Future Reflections Convention Report 2008
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by Lauren Beyer
Jim Beyer: The final speaker in the panel is my daughter Lauren Beyer. She is a fourteen-year-old freshman in high school. She is just going into Big Sky High School. She has been in our local public school all of her career and maintains honor-roll status. Other than that, she’s just a normal kid.
I was born blind in a small town in Montana. My parents moved us to a nearby small city so that I could learn Braille and have a chance to succeed. I did well in school with my grades, but I was kind of lonely. Kids were nice to me when I was in school, but nobody knew how to hang out with “the blind girl.”
I had a few friends, but I spent a lot of afternoons and weekends alone. My parents said once that they would almost pay somebody to come over to my house to hang out. There were always lots of kids over at our house, but they were all my brothers’ friends. Not only did I not have any friends to hang out with, I didn’t know any other blind kids my age. I thought I was the only one in the world who was living this life.
I knew nothing about being blind; I wouldn’t even say that word. Then, when I was eleven, my parents said something about an NFB convention. I had no idea what that was. We all flew to Louisville, Kentucky. I had no idea what to expect. At the convention there was a thing called the teen room. It was a rented room where teens could hang out and talk. I met girls there from all over America. I felt good. I found the friends I’d never even known were out there. We had so much fun at the convention that the words “parents” and “curfew” were forgotten.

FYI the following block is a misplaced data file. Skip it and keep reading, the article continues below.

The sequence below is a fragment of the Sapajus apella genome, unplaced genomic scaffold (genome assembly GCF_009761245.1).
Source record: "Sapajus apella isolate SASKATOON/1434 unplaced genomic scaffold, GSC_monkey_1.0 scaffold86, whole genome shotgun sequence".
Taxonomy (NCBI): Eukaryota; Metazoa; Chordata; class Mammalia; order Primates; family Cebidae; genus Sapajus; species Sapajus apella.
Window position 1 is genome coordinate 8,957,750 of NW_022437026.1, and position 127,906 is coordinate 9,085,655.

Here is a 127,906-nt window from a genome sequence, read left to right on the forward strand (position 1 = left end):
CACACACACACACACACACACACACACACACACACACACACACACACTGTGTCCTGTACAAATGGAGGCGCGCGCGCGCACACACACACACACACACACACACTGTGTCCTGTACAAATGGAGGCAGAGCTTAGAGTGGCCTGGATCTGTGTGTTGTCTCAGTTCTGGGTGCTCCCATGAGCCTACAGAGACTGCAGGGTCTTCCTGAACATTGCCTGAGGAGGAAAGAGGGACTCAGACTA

When I was at convention, my friends said something about a month-long program in Minnesota. My parents looked into it and talked with Shawn Mayo, the director of the program. Even though Buddy Camp was only a week away, they still let me sign up. I spent four weeks in the Pillsbury mansion in Minneapolis and became closer with some of the friends I’d made at convention. We have all kept in contact since then. We visit on the phone or IM or MySpace each other on the Internet.
We went to the convention again in Atlanta in 2007. All of us hung out in the teen room; had a sleepover in my parents room; went to Six Flags together; and, while our parents were off in--ugh--meetings, we laughed and caught up.
I am so happy that we hooked up with the NFB! Making friends in the NFB has somehow helped me to collect a big group of sighted friends at home as well. I now have friends that I can count on, not only in my hometown, but all around the country.I now have good friends in states such as California, Alaska, Wisconsin, Minnesota, Oregon, Missouri, and Utah. My afternoons and weekends are no longer lonely thanks to my friends in the NFB.
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